Reaching the End of Yourself (Part 2)
In our last post we were observing Simon Peter enountering Jesus in the midst of his empty boat. Having spent all night fishing he has caught nothing. His professional skills have deserted him. He will soon have to return to his wife to explain there will be no money from the sale of fish today.
But before he finishes mending his nets… Jesus appears and asks to borrow his empty boat. And it is here that we observe what can happen when we reach the end of ourselves. After his teaching concludes Jesus turns to Peter with a simple, yet probing instruction:
A professional fisherman knows you do not fish in the day time in shallow waters. Jesus seems to be talking nonsense and I wonder if the instruction is designed to test its hearer. Was Simon really at the end of himself? Did he have further schemes up his sleeve, just a few more things he could attempt to attract the fish into his nets? Or was he willing to trust what people were saying about this religious teacher… that he could be the messiah.
When we reach the end of ourselves its usually because we’ve exhausted all our options. We’ve tried everything we can think of to get around the situation we face and finally we admit we cannot change it ourselves. Many of my friends and family are struggling with health issues at the moment. Try as they may to get the right medical care, the process is long and frustrating. Appointments take months, even years longer than they used to and getting through to a GP seems like a mammoth task. It is not only in the health system that people are reaching the end of what they can control much sooner than we are accustomed to. As the cost of living sky rockets, what used to be an everyday item is beginning to look like a luxury. This season we are facing as a nation is one where the options and solutions that used to be open to us – no longer are. We have fewer choices over our health and over our money.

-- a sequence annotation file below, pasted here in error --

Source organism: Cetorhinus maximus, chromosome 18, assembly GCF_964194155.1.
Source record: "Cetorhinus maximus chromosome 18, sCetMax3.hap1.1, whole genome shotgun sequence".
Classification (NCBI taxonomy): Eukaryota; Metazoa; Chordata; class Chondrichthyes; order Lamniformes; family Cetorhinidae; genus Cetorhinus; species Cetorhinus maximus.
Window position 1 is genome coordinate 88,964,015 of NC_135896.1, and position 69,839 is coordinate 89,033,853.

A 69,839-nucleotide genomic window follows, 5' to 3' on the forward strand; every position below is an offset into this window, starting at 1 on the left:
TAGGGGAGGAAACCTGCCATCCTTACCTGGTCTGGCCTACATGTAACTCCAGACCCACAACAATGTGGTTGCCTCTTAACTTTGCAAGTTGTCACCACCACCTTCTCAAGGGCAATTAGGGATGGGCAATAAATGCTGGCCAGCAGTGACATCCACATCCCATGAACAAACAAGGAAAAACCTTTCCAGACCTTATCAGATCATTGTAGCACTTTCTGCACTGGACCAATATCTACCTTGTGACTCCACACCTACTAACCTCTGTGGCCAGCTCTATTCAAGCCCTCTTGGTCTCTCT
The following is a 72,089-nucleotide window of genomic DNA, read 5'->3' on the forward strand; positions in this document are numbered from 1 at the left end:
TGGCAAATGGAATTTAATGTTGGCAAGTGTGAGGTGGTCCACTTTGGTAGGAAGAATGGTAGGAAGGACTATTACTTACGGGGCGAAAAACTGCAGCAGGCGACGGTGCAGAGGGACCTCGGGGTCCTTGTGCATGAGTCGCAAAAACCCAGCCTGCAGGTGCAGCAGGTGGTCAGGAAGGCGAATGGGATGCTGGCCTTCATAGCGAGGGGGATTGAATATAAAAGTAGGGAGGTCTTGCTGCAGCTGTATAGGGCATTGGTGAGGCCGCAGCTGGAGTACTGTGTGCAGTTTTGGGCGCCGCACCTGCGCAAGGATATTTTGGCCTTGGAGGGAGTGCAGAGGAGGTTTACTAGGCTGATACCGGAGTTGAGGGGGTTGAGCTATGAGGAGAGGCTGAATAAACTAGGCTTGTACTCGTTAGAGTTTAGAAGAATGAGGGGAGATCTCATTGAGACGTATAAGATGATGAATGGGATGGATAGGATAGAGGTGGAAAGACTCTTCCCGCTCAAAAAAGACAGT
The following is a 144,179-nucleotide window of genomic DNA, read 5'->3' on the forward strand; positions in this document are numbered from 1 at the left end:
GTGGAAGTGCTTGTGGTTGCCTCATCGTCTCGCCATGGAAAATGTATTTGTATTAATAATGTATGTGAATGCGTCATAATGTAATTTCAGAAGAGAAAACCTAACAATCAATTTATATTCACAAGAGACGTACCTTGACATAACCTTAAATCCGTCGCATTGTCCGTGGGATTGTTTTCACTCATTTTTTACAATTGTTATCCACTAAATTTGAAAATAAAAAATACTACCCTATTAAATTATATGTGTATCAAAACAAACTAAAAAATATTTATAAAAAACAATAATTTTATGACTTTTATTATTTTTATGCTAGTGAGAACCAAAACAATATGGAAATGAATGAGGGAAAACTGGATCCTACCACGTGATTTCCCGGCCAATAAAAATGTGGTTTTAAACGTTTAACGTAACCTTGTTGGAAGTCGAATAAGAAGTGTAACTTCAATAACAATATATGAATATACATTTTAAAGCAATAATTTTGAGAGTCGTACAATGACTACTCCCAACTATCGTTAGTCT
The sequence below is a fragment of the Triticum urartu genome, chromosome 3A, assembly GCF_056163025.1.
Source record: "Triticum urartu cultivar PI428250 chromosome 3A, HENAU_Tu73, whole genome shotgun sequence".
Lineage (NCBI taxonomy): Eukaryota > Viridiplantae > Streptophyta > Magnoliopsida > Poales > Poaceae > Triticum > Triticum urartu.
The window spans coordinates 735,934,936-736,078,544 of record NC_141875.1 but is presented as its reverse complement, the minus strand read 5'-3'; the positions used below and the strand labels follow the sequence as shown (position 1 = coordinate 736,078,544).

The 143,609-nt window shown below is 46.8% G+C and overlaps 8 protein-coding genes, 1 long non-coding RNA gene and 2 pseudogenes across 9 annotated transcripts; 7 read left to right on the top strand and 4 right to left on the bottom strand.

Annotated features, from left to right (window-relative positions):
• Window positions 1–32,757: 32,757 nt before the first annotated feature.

While these situations are not ideal and I wouldn’t wish them on anyone, I do believe they present us with an opportunity. There is a potiential blessing that comes when we realise how little control we actually have over our own existence. In the midst of this realisation can come a new openess to God and his guiding. In these circumstances we reach a cross road of choices.
The Patrisitc Father Ignatius once spoke of two kind of moments that face us in life; consolations and desolations.
Consolations are those moments we become aware that we are moving towards God’s active presence in the world. For example; we may be increasing in the gifts of the spirit, feel able to understand and receive His love for us. Desolations on the other hand, are when we face times when God feels distant, our spiritual lives seems dry and we may become aware of growing resentment or resistance towards God and those trying to lead us towards Him. Iganius suggested that behind both our consolations and desolations is the same Spirit of God ever ready to draw us to the Father. However, the decision on how we respond to the Spirits lead in those moments remains up to us.
This is what we observe in Simon Peters moment of desolation. His boat sits empty on the shore, dry and devoid of life. Yet into this place, walks the saviour of the world, ready to issue fresh instructions and draw Simon into a fresh faith encounter. And to Simons credit, despite his scepticism, he obeys the bizarre request.
Simons response is revealing and very helpful to those of us who find ourselves deplete. He is NOT full of faith. In fact he sounds cynical and like he is humoring Jesus. But what happens next encourages me no end. In Simons sceptical, exhausted, yet obedient hands; a miracle occurs.
Join me for the next reflection in Part 3…